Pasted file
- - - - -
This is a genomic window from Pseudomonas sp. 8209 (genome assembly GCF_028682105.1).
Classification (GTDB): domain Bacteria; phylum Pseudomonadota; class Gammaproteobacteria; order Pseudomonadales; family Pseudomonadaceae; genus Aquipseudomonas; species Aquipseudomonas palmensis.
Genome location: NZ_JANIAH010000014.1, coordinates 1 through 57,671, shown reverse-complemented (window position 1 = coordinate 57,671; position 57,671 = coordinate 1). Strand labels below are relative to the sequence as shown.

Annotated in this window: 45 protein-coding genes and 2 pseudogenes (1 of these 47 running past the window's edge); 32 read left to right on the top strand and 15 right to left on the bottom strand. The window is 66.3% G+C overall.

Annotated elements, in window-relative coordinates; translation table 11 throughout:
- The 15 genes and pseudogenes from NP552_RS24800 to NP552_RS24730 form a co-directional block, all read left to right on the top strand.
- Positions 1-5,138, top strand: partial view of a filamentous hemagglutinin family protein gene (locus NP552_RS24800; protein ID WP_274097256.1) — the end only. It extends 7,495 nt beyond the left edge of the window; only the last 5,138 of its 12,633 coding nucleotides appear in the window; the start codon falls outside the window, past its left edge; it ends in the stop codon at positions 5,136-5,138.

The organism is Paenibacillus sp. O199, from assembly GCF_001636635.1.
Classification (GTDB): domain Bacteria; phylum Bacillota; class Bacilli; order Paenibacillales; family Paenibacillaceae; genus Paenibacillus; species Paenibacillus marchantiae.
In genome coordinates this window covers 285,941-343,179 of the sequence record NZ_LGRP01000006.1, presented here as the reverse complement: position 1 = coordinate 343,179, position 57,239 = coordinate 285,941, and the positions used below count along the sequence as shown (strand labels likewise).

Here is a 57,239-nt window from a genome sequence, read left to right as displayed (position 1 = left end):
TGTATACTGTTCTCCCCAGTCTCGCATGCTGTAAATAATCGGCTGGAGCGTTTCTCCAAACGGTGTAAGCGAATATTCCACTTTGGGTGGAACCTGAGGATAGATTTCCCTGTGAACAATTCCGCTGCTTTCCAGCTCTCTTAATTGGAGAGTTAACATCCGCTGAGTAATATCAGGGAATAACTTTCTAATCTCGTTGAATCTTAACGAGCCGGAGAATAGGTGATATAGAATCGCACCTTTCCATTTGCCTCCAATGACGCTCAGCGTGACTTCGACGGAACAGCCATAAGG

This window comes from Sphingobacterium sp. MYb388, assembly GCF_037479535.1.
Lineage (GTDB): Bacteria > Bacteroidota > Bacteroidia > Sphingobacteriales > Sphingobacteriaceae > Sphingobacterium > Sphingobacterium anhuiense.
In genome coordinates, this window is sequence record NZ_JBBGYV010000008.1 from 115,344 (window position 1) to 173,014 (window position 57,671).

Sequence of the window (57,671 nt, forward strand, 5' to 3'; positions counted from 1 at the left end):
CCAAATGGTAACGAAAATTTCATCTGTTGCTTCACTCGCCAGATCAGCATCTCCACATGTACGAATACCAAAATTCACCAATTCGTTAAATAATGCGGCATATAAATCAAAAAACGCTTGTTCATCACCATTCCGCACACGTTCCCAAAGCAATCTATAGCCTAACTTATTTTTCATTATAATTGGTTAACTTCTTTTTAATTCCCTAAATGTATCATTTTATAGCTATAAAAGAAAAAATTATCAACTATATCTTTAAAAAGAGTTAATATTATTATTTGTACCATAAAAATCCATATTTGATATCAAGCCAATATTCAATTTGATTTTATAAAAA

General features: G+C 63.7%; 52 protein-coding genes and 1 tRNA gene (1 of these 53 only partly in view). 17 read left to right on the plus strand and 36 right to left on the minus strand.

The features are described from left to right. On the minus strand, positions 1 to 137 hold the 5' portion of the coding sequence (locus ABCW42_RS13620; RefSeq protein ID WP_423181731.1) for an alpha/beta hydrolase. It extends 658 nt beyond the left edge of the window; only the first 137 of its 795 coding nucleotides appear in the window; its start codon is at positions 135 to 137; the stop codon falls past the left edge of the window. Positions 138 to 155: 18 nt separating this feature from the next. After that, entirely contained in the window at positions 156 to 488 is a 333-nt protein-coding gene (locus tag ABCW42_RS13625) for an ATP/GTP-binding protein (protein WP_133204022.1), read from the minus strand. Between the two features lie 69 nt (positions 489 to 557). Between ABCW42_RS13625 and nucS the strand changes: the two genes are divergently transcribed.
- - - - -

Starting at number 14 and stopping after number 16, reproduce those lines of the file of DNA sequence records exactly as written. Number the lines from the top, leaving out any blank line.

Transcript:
Lineage (GTDB): Bacteria > Bacteroidota > Bacteroidia > Sphingobacteriales > Sphingobacteriaceae > Sphingobacterium > Sphingobacterium anhuiense.
In genome coordinates, this window is sequence record NZ_JBBGYV010000008.1 from 115,344 (window position 1) to 173,014 (window position 57,671).

Sequence of the window (57,671 nt, forward strand, 5' to 3'; positions counted from 1 at the left end):